Above: detail from a concept drawing made at the start of the project to give a ‘feel’ for how the images of the book might look.
In a picture-book every image has to earn its place in terms of the storytelling. At the outset of Hansel & Gretel (forthcoming from Random Spectacular) I produced several small and scrappy dummy-copies, to work out how the book might appear.
Above, an image stretching across the ‘gutter of the page, and below, the right-hand page folded out to reveal the full panoramic scene of the witch in pursuit. Later the image was adjusted so the right hand page of the first spread showed the children approaching the witch’s house, while the fold-out made a ‘jump-cut’ to them running for their lives from her.
Below, working out how the images may best fit the square pages.
The initial story-boards had made it apparent there wasn’t room for anything that didn’t carry the narrative forward. No dead wood in this picture-book, other than what’s lying around in the witch’s dark forest!
Above, I begin to work through how the story will be told, and below, a view as though looking down on the top of the book, showing the arrangement of fold-out pages. (In the final version, the fold-outs have been dispersed more evenly.)
A second dummy-copy (below) was made-to-scale and began to firm-up the compositions.
Below, the characters continued to evolve. Here Hansel & Gretel are dressed from my imaginative ‘costume-skip’, ready for a more Dickensian take on the tale.
Below, thumbnail sketches further define the appearance and dynamics of the characters.
Some elements of the original as told by the Grimm brothers didn’t make it into the picture-book. The long sequence of the children laying a trail of crumbs/stones to help them find the way home, was deleted, as was the business of Hansel proffering the short-sighted witch a bone to feel, standing in for his finger so that she is deceived… though not for long… in the matter of him being fattened for the oven.
Fairy tale in the oral tradition makes much use of repetition, and this is not something that works well in the realm of illustration. Complicated descriptions and repetitions were edited out to make space for what could more effectively be shown. However I added elements to enrich the illustration potential. Gingerbread babies are a feature not of the original story, but of the Humperdinck opera based on it. I borrowed them for the picture-book because I wanted visual variety in my characters, though in my version they’re far more sinister than Humperdinck’s chorus of children transformed by magic into spicy biscuits! I also present a mystery, a clue to which is offered on the second page of the picture-book, and the solution almost at the end.
All this has required hundreds of hours of work and thousands of decisions. I sometimes wonder whether anyone looking at the finished book will realise quite how much thinking went into it. I don’t seem to have had a waking moment for months that hasn’t seen me picking over H & G in my head and at the drawing-board, tweaking, shuffling things about and considering every last detail.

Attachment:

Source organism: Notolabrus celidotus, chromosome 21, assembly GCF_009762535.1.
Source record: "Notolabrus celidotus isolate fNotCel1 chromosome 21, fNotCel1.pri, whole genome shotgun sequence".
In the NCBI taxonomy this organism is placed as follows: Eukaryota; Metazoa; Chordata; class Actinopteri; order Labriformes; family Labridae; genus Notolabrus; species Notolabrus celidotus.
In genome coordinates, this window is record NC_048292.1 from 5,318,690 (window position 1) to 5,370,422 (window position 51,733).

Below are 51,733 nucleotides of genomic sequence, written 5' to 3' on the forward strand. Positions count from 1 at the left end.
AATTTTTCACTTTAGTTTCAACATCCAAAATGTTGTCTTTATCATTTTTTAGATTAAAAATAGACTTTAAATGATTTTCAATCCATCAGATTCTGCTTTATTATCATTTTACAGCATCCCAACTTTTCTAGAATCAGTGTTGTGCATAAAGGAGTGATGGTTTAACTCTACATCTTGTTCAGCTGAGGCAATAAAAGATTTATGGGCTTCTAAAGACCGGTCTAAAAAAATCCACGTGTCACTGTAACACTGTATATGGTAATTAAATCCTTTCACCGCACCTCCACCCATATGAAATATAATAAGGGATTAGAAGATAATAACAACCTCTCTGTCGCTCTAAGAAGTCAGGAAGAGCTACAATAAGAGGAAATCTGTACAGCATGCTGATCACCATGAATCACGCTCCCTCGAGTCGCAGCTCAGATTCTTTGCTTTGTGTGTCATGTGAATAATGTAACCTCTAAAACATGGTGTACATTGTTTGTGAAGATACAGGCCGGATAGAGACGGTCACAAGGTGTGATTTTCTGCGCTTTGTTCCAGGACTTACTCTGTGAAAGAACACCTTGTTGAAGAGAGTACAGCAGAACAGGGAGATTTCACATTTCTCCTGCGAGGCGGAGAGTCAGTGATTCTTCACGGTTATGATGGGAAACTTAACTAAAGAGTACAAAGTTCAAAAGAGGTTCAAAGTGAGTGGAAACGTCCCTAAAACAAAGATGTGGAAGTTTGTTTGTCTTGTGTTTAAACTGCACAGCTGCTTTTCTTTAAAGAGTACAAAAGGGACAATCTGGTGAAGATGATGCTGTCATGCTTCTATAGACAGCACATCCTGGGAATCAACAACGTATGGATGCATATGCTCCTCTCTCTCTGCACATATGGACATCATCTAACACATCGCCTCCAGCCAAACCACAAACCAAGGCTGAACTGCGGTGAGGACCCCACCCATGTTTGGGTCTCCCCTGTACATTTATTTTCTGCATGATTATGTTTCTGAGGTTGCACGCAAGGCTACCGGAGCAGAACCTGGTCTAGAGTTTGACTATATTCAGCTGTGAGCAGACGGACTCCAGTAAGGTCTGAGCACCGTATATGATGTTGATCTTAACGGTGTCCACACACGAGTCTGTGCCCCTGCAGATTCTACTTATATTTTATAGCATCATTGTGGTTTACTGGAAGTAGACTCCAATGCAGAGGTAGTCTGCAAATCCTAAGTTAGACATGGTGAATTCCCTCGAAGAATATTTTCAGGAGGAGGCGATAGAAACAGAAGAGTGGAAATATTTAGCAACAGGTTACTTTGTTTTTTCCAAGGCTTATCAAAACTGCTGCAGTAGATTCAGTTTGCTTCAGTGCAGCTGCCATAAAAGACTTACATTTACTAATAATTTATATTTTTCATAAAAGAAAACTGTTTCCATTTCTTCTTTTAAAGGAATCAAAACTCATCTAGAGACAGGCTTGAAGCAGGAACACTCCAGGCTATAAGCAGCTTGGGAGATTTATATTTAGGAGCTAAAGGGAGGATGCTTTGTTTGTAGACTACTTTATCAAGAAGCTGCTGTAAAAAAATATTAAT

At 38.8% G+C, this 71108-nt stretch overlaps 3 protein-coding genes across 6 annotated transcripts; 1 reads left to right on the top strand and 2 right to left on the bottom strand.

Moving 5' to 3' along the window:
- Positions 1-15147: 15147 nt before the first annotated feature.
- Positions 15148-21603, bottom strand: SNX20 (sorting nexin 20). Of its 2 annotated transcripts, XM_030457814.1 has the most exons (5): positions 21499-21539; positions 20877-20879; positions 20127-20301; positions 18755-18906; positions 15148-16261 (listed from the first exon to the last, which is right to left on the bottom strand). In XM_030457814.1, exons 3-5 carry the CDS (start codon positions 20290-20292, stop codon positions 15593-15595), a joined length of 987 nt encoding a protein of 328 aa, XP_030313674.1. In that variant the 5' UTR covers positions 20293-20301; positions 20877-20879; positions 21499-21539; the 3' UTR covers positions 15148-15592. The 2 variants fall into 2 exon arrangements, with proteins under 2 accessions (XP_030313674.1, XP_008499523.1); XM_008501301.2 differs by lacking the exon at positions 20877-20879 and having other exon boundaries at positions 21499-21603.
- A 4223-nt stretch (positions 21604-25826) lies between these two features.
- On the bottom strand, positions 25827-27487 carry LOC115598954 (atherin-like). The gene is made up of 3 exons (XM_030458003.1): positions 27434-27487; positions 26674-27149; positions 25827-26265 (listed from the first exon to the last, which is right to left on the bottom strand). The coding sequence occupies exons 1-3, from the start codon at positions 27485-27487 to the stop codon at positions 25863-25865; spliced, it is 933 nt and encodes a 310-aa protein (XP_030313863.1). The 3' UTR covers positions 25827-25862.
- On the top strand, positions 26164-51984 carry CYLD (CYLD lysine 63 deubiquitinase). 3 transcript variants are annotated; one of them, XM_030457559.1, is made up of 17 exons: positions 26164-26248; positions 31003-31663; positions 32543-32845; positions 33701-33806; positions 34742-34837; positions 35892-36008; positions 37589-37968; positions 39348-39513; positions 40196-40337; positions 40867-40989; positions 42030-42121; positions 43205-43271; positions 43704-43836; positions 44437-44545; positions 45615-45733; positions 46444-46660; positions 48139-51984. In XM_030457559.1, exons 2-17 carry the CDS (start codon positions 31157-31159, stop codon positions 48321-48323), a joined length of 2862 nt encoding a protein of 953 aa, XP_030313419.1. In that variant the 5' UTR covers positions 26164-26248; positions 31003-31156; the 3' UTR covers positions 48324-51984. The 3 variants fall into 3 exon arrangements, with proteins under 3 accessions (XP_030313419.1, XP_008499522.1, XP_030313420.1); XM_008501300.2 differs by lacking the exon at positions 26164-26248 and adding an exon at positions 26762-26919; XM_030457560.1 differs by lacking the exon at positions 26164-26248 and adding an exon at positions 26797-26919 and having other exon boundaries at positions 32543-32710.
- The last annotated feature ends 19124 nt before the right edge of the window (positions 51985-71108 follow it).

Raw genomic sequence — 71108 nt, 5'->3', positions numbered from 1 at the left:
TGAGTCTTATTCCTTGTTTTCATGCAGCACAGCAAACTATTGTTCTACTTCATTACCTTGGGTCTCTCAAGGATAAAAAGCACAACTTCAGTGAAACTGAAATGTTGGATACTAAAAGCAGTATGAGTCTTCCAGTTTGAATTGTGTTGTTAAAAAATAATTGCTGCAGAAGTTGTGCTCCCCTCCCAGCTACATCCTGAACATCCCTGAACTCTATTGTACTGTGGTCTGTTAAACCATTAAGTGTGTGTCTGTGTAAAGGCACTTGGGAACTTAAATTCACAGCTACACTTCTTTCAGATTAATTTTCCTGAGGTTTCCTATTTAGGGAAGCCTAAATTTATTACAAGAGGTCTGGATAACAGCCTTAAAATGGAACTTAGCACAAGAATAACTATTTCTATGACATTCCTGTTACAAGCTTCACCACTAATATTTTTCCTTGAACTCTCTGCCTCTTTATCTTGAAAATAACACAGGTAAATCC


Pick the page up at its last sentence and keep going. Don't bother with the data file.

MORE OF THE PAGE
I continued building and adjusting dummy-copies until I was satisfied with the structure and look of the narrative. Finally I made a ‘master’ dummy-copy of the book, with every page-spread and fold-out rendered in detail so that the publisher could be clear about what I had in mind.
Below, page from the master dummy-copy.
Once the dummy had been approved by Simon Lewin at St. Jude’s, I was able to begin the long task of making final renders, each page of the dummy providing the template for working up the completed illustration. Every morning I climb to the studio and begin work by studying an inkjet facsimile of the dummy-copy. This is my point of reference, the ‘bible’ on which all of the day’s work will be based.
Careful attention has to be given to fold-out pages, so that the images register correctly at all points along the cut edges resting against the gutter of the book. (I have never before worked so consistently with a steel-measure to hand.) The illustrations have been made out of sequence. I’ve occasionally given priority to a challenging image… to get it out of the way… or made a simpler one on a day when my concentration hasn’t been as focussed. Today I begin work on the last of the fold-out images. These effectively flow across one-and-a-half spreads when opened, and are my means of creating the shock/surprise-moments in the narrative.
The best fold-out is in ‘homage’ to the silent-movie version of ‘The Phantom of the Opera’, in the scene when Christine snatches aside the mask of the ‘Phantom’, played by that ‘Man of a Thousand Faces’, the great Lon Chaney. The shock of his appearance has stayed with me since first I saw stills from the film in one of the magazines of my childhood, Famous Monsters of Filmland.
In ‘homage’ to the ‘Phantom’ moment, there’s is a ‘reveal’ in Hansel & Gretel that corresponds to to Chaney’s unmasking. But to see what I’ve made… ha ha ha… you will have to purchase the book!